ANC accused of backtracking on spying

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Copy of info bill INDEPENDENT NEWSPAPERS File photo - A Right To Know protest outside Parliament. Photo: Neil Baynes

Cape Town - Opposition parties on Tuesday accused the ANC of retracting concessions made in recent weeks on the espionage section of the Protection of State Information Bill.

The ruling party re-inserted a provision for a minimum jail sentence of 15 years for espionage, a crime which would carry a maximum sentence of 25 years. It denied claims it was also reneging on an agreement that, in order to convict somebody of spying, the state should prove that the accused intended to benefit a foreign country.

The Democratic Alliance said the ANC had agreed in a closed-door meeting to remove the phrase “ought reasonably to have known” in relation to this offence, as with all others created by the draft law.

The wording has been widely criticised as creating such a low standard of liability that those charged under the new legislation could be jailed for mere negligence.

“They are certainly back-tracking on espionage,” DA MP Alf Lees said.

The chairman of the National Council of Provinces (NCOP) committee processing the bill, Raseriti Tau, disputed this.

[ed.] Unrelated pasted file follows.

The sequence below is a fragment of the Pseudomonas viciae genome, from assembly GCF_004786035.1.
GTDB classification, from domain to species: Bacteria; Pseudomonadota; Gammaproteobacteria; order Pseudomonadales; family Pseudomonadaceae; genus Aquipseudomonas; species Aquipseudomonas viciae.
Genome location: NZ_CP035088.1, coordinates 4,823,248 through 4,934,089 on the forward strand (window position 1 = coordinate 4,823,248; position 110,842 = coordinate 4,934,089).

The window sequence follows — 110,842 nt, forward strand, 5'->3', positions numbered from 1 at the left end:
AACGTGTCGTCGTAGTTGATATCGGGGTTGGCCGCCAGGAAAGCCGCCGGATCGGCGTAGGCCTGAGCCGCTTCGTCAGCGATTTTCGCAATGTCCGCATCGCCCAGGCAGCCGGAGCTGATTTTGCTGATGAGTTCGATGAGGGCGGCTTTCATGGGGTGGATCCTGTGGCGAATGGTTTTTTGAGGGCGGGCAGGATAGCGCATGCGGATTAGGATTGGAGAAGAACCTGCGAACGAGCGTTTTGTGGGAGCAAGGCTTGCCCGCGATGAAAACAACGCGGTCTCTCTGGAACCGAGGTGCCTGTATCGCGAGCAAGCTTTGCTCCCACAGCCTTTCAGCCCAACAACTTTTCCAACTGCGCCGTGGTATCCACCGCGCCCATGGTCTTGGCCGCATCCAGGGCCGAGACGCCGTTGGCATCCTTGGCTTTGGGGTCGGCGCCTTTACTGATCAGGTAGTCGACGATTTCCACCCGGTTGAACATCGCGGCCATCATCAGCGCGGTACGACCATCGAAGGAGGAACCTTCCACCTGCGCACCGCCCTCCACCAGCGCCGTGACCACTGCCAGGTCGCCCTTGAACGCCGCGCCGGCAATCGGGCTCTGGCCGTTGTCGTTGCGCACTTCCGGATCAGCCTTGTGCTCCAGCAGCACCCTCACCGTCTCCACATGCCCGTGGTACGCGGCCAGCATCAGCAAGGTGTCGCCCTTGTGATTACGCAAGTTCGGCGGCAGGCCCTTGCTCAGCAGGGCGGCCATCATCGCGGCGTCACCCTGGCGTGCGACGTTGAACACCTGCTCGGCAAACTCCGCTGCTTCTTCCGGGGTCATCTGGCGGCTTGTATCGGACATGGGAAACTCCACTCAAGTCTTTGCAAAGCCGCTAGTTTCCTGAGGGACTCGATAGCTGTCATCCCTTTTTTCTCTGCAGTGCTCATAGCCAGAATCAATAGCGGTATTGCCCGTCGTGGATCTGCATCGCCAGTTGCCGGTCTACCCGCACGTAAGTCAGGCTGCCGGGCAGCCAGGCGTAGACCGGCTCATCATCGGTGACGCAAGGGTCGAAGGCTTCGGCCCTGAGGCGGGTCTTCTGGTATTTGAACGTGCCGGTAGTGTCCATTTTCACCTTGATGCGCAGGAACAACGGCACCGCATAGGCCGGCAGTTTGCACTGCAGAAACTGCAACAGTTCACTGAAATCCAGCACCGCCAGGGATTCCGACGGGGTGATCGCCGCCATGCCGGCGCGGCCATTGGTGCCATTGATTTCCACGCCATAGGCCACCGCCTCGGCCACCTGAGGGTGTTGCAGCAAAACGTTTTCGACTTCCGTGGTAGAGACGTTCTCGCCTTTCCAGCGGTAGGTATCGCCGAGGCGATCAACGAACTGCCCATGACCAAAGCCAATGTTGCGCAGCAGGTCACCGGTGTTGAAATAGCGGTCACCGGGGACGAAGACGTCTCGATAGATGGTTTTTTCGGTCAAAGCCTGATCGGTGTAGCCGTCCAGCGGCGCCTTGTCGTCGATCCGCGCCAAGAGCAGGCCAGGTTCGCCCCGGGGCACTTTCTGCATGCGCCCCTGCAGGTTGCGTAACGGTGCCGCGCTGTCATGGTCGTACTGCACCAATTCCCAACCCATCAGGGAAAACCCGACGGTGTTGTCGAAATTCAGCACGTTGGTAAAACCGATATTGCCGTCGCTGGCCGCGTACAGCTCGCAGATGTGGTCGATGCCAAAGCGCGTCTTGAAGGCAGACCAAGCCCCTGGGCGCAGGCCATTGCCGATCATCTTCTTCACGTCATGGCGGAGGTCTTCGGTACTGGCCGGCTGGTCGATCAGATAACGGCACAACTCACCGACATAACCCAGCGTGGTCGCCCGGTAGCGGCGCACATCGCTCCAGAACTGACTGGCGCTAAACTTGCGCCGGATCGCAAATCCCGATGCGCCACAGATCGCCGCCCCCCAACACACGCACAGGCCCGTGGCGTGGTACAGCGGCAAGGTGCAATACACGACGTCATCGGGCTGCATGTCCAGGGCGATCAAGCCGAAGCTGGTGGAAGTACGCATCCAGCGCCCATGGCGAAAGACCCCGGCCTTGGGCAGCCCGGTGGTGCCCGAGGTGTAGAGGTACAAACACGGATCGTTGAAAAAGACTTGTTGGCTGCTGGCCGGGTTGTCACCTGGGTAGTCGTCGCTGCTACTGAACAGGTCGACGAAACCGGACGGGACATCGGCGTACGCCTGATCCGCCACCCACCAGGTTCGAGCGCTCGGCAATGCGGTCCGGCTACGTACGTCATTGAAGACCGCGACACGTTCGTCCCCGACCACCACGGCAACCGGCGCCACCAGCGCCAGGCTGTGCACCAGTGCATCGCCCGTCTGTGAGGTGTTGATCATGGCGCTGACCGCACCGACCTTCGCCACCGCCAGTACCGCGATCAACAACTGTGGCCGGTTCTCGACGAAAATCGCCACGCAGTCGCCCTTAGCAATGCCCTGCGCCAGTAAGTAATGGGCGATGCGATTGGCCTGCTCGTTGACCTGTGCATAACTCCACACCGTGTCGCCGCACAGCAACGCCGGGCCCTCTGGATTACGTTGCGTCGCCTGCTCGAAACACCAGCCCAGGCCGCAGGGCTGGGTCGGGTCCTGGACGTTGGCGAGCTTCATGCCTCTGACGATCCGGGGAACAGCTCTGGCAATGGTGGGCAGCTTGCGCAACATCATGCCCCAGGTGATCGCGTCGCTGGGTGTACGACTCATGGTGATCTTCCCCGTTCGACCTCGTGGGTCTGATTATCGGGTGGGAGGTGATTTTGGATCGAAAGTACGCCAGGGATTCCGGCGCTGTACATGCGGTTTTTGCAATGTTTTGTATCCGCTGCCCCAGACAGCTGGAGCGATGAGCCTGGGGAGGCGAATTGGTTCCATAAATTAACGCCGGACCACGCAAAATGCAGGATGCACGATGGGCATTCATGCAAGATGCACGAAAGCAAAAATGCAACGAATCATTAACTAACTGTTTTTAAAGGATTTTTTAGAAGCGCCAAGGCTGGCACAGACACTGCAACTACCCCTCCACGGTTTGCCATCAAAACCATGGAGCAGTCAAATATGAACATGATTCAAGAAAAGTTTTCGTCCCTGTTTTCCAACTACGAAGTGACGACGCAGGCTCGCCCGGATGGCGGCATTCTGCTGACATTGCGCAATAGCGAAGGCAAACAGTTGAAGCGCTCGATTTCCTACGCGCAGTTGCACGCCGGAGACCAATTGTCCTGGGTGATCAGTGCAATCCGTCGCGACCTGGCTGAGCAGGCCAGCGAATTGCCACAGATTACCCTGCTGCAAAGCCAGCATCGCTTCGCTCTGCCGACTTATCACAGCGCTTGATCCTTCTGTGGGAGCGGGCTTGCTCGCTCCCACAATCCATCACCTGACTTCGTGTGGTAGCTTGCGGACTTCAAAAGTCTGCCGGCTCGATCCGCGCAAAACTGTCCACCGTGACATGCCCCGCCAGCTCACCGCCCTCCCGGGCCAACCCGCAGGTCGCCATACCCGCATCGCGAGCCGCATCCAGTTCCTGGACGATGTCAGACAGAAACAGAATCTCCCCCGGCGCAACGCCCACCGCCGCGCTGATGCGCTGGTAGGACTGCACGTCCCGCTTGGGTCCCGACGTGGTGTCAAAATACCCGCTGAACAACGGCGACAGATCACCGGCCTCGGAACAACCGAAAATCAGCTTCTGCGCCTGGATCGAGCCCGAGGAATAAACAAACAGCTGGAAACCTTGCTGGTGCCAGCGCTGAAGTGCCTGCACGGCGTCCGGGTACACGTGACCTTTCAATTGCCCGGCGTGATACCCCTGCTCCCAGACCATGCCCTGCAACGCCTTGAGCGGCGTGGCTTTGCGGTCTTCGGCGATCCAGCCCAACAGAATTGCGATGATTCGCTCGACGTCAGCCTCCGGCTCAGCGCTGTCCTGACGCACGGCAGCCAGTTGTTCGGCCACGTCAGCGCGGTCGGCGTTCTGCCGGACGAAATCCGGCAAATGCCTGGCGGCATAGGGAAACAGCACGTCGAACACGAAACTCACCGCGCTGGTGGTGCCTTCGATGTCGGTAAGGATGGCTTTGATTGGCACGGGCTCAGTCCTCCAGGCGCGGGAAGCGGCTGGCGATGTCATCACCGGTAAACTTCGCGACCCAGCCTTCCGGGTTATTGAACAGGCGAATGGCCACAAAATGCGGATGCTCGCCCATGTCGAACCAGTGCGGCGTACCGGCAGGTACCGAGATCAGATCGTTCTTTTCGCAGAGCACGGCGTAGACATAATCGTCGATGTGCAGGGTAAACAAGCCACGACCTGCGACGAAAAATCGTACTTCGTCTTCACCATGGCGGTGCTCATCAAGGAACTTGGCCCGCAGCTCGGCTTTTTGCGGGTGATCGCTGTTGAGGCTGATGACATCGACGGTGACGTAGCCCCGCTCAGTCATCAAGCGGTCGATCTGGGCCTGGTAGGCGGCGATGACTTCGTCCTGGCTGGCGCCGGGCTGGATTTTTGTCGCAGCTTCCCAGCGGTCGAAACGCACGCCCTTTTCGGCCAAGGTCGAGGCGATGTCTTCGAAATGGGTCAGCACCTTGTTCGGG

“There was an agreement that regarding espionage it will remain like that and we will remove the reverse onus from all other offences.”

He said it was justified in the case of espionage to lower the burden of proof, given the gravity of the crime.

The latest working document circulated on Tuesday also indicated a change of heart from the ruling party on the bitterly contested clause 43, which criminalises the publication of classified information.

After more than two years of wrangling on that clause, the ANC recently agreed to extend the limited protection offered to whistle-blowers. It did so in part by inserting a sub-clause affording whistle-blowers protection from prosecution if disclosure is authorised by any law.

This was welcomed as a considerable improvement on earlier drafts, which merely allowed for disclosure in terms of the Protected Disclosures Act and section 159 of the Companies Act.

The latest proposal excludes reference to other laws, and replaces it with a sub-clause allowing disclosure if it “is authorised by an internal mechanism as may be provided for by the minister in regulations”.

“That is much narrower,” commented Alison Tilley from the Open Democracy Advice Centre.

The committee faces a September 30 deadline to complete deliberations on the bill and report to the NCOP. It has been granted several extensions already, but Tau is adamant that Parliament will sign off on the measure before Christmas.

As debate dragged on into the evening on Tuesday, MPs agreed to set aside the espionage and other problematic causes and return to them later. - Sapa


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